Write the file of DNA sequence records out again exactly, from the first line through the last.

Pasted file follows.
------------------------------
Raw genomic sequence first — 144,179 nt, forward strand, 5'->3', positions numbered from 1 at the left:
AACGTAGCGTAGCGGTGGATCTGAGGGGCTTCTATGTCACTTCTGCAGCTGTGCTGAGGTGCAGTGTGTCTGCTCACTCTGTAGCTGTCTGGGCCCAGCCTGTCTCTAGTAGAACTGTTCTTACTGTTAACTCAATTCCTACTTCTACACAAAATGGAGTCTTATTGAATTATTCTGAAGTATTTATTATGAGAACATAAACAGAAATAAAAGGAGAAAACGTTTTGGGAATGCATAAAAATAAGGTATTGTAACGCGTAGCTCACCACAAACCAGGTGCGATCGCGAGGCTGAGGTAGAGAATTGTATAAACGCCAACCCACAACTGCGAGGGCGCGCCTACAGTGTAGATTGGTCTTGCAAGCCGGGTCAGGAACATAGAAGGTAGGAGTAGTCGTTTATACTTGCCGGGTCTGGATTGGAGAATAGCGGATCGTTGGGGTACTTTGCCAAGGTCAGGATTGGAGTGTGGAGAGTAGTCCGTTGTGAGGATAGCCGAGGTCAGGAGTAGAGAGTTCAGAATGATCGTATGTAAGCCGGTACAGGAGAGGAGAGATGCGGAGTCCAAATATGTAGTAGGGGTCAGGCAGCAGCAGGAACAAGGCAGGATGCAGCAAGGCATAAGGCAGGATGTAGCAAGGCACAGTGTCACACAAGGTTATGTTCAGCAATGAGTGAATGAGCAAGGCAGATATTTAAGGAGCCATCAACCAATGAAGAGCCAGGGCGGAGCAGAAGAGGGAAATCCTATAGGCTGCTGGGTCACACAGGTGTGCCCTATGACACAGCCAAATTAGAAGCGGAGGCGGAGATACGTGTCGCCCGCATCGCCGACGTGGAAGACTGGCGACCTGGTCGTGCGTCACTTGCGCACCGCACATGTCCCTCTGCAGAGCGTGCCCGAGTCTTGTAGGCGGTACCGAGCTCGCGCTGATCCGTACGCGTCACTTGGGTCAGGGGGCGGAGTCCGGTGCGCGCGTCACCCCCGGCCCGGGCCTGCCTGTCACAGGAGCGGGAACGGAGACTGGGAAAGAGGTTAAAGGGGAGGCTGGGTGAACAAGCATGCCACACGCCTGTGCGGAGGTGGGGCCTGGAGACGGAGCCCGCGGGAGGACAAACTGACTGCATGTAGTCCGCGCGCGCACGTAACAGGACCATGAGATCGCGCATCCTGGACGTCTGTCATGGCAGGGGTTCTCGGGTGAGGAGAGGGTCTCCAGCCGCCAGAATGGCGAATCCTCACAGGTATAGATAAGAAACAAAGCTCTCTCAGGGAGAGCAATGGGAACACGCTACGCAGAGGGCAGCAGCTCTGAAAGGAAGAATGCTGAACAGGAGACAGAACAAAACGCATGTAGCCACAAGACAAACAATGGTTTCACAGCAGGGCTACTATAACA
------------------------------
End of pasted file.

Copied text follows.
Raw genomic sequence first — 144,179 nt, forward strand, 5'->3', positions numbered from 1 at the left:
AACGTAGCGTAGCGGTGGATCTGAGGGGCTTCTATGTCACTTCTGCAGCTGTGCTGAGGTGCAGTGTGTCTGCTCACTCTGTAGCTGTCTGGGCCCAGCCTGTCTCTAGTAGAACTGTTCTTACTGTTAACTCAATTCCTACTTCTACACAAAATGGAGTCTTATTGAATTATTCTGAAGTATTTATTATGAGAACATAAACAGAAATAAAAGGAGAAAACGTTTTGGGAATGCATAAAAATAAGGTATTGTAACGCGTAGCTCACCACAAACCAGGTGCGATCGCGAGGCTGAGGTAGAGAATTGTATAAACGCCAACCCACAACTGCGAGGGCGCGCCTACAGTGTAGATTGGTCTTGCAAGCCGGGTCAGGAACATAGAAGGTAGGAGTAGTCGTTTATACTTGCCGGGTCTGGATTGGAGAATAGCGGATCGTTGGGGTACTTTGCCAAGGTCAGGATTGGAGTGTGGAGAGTAGTCCGTTGTGAGGATAGCCGAGGTCAGGAGTAGAGAGTTCAGAATGATCGTATGTAAGCCGGTACAGGAGAGGAGAGATGCGGAGTCCAAATATGTAGTAGGGGTCAGGCAGCAGCAGGAACAAGGCAGGATGCAGCAAGGCATAAGGCAGGATGTAGCAAGGCACAGTGTCACACAAGGTTATGTTCAGCAATGAGTGAATGAGCAAGGCAGATATTTAAGGAGCCATCAACCAATGAAGAGCCAGGGCGGAGCAGAAGAGGGAAATCCTATAGGCTGCTGGGTCACACAGGTGTGCCCTATGACACAGCCAAATTAGAAGCGGAGGCGGAGATACGTGTCGCCCGCATCGCCGACGTGGAAGACTGGCGACCTGGTCGTGCGTCACTTGCGCACCGCACATGTCCCTCTGCAGAGCGTGCCCGAGTCTTGTAGGCGGTACCGAGCTCGCGCTGATCCGTACGCGTCACTTGGGTCAGGGGGCGGAGTCCGGTGCGCGCGTCACCCCCGGCCCGGGCCTGCCTGTCACAGGAGCGGGAACGGAGACTGGGAAAGAGGTTAAAGGGGAGGCTGGGTGAACAAGCATGCCACACGCCTGTGCGGAGGTGGGGCCTGGAGACGGAGCCCGCGGGAGGACAAACTGACTGCATGTAGTCCGCGCGCGCACGTAACAGGACCATGAGATCGCGCATCCTGGACGTCTGTCATGGCAGGGGTTCTCGGGTGAGGAGAGGGTCTCCAGCCGCCAGAATGGCGAATCCTCACAGGTATAGATAAGAAACAAAGCTCTCTCAGGGAGAGCAATGGGAACACGCTACGCAGAGGGCAGCAGCTCTGAAAGGAAGAATGCTGAACAGGAGACAGAACAAAACGCATGTAGCCACAAGACAAACAATGGTTTCACAGCAGGGCTACTATAACA